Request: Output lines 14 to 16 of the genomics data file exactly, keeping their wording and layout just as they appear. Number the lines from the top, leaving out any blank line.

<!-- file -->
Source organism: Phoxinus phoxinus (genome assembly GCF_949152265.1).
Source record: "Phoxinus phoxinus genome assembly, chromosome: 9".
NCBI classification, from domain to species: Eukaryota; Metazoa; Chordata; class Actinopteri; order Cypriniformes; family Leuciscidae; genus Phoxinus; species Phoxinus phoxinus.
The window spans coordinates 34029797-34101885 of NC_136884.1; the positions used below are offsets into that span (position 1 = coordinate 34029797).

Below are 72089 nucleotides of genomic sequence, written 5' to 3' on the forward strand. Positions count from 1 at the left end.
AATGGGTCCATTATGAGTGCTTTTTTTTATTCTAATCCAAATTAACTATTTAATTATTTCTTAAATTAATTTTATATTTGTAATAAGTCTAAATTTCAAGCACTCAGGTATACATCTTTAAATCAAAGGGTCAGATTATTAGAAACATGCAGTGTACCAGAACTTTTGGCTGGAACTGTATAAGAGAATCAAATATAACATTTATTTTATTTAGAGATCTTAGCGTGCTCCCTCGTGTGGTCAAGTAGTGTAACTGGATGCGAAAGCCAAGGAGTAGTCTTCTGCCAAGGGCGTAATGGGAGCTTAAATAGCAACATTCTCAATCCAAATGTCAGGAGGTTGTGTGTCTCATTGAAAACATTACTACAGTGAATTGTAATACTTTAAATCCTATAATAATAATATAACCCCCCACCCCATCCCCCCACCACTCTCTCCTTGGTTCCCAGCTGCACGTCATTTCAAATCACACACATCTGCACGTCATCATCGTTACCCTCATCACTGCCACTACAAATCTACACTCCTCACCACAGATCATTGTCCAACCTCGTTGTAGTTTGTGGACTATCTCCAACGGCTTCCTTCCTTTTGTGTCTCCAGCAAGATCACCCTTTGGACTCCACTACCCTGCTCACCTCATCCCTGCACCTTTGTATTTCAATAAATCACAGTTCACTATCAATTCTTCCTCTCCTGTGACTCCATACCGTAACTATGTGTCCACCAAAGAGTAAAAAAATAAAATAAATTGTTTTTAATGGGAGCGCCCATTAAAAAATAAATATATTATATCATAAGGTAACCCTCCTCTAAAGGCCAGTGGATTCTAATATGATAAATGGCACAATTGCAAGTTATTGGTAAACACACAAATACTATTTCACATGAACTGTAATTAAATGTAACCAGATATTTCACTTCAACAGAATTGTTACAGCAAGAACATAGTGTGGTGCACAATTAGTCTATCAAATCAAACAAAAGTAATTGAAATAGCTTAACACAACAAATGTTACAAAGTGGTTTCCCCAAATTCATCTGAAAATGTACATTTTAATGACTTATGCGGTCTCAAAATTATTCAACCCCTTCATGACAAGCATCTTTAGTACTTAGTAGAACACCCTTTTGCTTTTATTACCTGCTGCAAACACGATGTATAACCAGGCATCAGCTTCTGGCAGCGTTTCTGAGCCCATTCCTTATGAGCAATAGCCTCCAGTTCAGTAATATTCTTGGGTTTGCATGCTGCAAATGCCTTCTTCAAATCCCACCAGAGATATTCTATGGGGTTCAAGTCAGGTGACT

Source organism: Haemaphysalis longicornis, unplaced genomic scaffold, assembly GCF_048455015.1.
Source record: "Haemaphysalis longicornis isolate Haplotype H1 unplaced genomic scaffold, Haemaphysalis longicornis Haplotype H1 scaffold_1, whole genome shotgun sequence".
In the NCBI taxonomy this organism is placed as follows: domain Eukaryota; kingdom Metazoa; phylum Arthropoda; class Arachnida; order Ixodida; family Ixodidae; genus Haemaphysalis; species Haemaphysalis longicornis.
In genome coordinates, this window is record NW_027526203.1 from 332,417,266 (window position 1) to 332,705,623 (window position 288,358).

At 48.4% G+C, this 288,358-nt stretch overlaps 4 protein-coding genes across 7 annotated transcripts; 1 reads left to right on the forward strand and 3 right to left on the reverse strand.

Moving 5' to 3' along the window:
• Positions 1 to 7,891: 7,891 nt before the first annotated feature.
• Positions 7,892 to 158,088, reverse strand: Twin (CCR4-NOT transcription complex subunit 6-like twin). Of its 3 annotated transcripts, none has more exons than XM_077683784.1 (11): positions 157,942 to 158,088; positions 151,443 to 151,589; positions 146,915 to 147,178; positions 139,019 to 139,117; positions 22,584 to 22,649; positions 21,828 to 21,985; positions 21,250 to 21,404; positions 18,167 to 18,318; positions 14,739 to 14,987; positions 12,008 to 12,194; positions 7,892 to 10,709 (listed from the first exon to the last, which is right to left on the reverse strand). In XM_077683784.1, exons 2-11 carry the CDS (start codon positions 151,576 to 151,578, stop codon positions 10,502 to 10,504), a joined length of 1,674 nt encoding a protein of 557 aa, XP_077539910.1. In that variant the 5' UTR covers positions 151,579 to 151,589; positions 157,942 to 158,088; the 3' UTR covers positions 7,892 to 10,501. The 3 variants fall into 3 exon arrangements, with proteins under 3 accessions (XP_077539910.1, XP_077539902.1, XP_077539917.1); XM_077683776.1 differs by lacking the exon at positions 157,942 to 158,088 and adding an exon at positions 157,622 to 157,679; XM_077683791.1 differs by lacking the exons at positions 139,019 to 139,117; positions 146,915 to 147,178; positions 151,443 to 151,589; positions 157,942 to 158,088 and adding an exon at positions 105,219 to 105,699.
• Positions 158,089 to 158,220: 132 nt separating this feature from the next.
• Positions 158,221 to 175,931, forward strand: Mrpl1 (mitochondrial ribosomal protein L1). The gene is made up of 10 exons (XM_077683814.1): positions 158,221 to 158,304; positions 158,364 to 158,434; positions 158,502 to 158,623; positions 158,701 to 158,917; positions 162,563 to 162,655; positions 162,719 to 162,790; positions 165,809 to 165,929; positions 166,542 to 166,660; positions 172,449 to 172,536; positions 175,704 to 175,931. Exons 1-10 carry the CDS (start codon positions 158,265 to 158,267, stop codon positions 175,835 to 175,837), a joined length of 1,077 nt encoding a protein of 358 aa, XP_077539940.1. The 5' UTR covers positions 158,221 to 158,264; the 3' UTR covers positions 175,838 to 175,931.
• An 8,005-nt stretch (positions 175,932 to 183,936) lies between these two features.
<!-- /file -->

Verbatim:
• Positions 7,892 to 158,088, reverse strand: Twin (CCR4-NOT transcription complex subunit 6-like twin). Of its 3 annotated transcripts, none has more exons than XM_077683784.1 (11): positions 157,942 to 158,088; positions 151,443 to 151,589; positions 146,915 to 147,178; positions 139,019 to 139,117; positions 22,584 to 22,649; positions 21,828 to 21,985; positions 21,250 to 21,404; positions 18,167 to 18,318; positions 14,739 to 14,987; positions 12,008 to 12,194; positions 7,892 to 10,709 (listed from the first exon to the last, which is right to left on the reverse strand). In XM_077683784.1, exons 2-11 carry the CDS (start codon positions 151,576 to 151,578, stop codon positions 10,502 to 10,504), a joined length of 1,674 nt encoding a protein of 557 aa, XP_077539910.1. In that variant the 5' UTR covers positions 151,579 to 151,589; positions 157,942 to 158,088; the 3' UTR covers positions 7,892 to 10,501. The 3 variants fall into 3 exon arrangements, with proteins under 3 accessions (XP_077539910.1, XP_077539902.1, XP_077539917.1); XM_077683776.1 differs by lacking the exon at positions 157,942 to 158,088 and adding an exon at positions 157,622 to 157,679; XM_077683791.1 differs by lacking the exons at positions 139,019 to 139,117; positions 146,915 to 147,178; positions 151,443 to 151,589; positions 157,942 to 158,088 and adding an exon at positions 105,219 to 105,699.
• Positions 158,089 to 158,220: 132 nt separating this feature from the next.
• Positions 158,221 to 175,931, forward strand: Mrpl1 (mitochondrial ribosomal protein L1). The gene is made up of 10 exons (XM_077683814.1): positions 158,221 to 158,304; positions 158,364 to 158,434; positions 158,502 to 158,623; positions 158,701 to 158,917; positions 162,563 to 162,655; positions 162,719 to 162,790; positions 165,809 to 165,929; positions 166,542 to 166,660; positions 172,449 to 172,536; positions 175,704 to 175,931. Exons 1-10 carry the CDS (start codon positions 158,265 to 158,267, stop codon positions 175,835 to 175,837), a joined length of 1,077 nt encoding a protein of 358 aa, XP_077539940.1. The 5' UTR covers positions 158,221 to 158,264; the 3' UTR covers positions 175,838 to 175,931.